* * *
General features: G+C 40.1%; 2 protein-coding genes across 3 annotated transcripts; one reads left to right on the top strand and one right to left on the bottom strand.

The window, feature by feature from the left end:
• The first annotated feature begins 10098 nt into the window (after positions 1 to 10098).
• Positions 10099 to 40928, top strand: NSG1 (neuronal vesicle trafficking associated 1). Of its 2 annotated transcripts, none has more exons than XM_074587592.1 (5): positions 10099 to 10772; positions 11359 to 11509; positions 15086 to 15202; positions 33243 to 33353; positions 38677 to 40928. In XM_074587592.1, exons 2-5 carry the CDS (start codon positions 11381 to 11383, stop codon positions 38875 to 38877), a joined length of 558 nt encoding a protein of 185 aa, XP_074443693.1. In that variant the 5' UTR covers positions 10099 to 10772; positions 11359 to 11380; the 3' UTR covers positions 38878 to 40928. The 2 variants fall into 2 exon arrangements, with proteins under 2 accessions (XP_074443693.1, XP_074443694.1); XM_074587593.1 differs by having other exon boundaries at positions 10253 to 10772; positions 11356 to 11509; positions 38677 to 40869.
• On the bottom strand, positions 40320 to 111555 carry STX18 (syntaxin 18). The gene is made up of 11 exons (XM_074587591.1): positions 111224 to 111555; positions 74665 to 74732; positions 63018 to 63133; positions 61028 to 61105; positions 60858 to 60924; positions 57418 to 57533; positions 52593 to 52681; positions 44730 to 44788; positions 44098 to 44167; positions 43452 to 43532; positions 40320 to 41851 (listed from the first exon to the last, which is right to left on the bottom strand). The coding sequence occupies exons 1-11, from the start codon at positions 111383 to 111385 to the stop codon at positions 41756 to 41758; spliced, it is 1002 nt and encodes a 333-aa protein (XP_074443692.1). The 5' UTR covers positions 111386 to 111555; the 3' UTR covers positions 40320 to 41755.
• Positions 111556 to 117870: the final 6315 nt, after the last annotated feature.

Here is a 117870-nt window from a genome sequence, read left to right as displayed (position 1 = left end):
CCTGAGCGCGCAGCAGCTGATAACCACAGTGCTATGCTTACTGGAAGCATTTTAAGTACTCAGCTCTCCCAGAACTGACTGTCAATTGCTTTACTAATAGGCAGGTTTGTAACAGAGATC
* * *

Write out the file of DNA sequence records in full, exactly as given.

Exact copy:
General features: G+C 40.1%; 2 protein-coding genes across 3 annotated transcripts; one reads left to right on the top strand and one right to left on the bottom strand.

The window, feature by feature from the left end:
• The first annotated feature begins 10098 nt into the window (after positions 1 to 10098).
• Positions 10099 to 40928, top strand: NSG1 (neuronal vesicle trafficking associated 1). Of its 2 annotated transcripts, none has more exons than XM_074587592.1 (5): positions 10099 to 10772; positions 11359 to 11509; positions 15086 to 15202; positions 33243 to 33353; positions 38677 to 40928. In XM_074587592.1, exons 2-5 carry the CDS (start codon positions 11381 to 11383, stop codon positions 38875 to 38877), a joined length of 558 nt encoding a protein of 185 aa, XP_074443693.1. In that variant the 5' UTR covers positions 10099 to 10772; positions 11359 to 11380; the 3' UTR covers positions 38878 to 40928. The 2 variants fall into 2 exon arrangements, with proteins under 2 accessions (XP_074443693.1, XP_074443694.1); XM_074587593.1 differs by having other exon boundaries at positions 10253 to 10772; positions 11356 to 11509; positions 38677 to 40869.
• On the bottom strand, positions 40320 to 111555 carry STX18 (syntaxin 18). The gene is made up of 11 exons (XM_074587591.1): positions 111224 to 111555; positions 74665 to 74732; positions 63018 to 63133; positions 61028 to 61105; positions 60858 to 60924; positions 57418 to 57533; positions 52593 to 52681; positions 44730 to 44788; positions 44098 to 44167; positions 43452 to 43532; positions 40320 to 41851 (listed from the first exon to the last, which is right to left on the bottom strand). The coding sequence occupies exons 1-11, from the start codon at positions 111383 to 111385 to the stop codon at positions 41756 to 41758; spliced, it is 1002 nt and encodes a 333-aa protein (XP_074443692.1). The 5' UTR covers positions 111386 to 111555; the 3' UTR covers positions 40320 to 41755.
• Positions 111556 to 117870: the final 6315 nt, after the last annotated feature.

Here is a 117870-nt window from a genome sequence, read left to right as displayed (position 1 = left end):
CCTGAGCGCGCAGCAGCTGATAACCACAGTGCTATGCTTACTGGAAGCATTTTAAGTACTCAGCTCTCCCAGAACTGACTGTCAATTGCTTTACTAATAGGCAGGTTTGTAACAGAGATC